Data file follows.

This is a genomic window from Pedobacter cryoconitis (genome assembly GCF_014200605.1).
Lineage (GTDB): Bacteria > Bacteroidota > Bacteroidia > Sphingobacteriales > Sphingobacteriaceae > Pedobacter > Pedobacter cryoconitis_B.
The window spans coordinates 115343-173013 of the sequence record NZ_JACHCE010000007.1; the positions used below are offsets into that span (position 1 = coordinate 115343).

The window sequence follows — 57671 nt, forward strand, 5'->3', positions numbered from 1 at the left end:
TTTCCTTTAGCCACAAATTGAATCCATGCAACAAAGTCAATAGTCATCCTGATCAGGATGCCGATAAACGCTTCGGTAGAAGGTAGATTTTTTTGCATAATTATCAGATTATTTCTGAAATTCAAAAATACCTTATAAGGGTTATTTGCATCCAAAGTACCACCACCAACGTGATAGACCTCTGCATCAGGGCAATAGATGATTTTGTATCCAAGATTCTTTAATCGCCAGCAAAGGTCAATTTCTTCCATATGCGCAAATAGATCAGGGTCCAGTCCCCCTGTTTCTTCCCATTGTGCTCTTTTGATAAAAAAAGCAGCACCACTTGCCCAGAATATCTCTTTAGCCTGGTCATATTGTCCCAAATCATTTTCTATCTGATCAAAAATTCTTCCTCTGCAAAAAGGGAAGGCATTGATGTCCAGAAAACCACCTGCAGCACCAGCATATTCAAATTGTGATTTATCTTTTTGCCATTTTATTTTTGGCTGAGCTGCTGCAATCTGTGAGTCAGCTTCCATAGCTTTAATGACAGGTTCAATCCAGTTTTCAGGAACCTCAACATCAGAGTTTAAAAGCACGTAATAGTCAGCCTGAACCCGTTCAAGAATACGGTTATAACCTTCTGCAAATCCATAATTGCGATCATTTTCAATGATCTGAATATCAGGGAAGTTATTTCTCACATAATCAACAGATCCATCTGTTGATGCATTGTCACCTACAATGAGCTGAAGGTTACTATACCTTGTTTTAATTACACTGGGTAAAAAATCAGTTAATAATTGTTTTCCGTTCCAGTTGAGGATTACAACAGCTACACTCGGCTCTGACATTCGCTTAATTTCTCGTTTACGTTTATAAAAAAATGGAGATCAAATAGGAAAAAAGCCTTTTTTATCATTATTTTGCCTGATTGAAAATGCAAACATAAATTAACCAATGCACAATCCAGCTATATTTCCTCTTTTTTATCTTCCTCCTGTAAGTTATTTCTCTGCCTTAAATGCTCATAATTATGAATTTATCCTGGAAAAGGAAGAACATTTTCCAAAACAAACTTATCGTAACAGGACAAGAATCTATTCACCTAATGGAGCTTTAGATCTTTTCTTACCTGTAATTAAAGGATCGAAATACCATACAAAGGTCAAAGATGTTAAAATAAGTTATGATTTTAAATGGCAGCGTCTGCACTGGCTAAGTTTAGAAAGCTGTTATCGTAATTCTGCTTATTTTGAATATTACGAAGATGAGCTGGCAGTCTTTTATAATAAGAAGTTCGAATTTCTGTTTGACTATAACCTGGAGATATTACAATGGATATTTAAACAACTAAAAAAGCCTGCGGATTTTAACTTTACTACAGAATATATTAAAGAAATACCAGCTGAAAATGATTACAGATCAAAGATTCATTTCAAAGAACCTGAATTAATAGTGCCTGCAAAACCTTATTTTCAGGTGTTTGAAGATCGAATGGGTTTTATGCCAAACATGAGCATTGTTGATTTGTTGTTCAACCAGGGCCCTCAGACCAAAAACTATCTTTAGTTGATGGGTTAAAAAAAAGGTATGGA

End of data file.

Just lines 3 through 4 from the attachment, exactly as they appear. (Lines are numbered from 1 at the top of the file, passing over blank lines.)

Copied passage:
The window spans coordinates 115343-173013 of the sequence record NZ_JACHCE010000007.1; the positions used below are offsets into that span (position 1 = coordinate 115343).

The window sequence follows — 57671 nt, forward strand, 5'->3', positions numbered from 1 at the left end: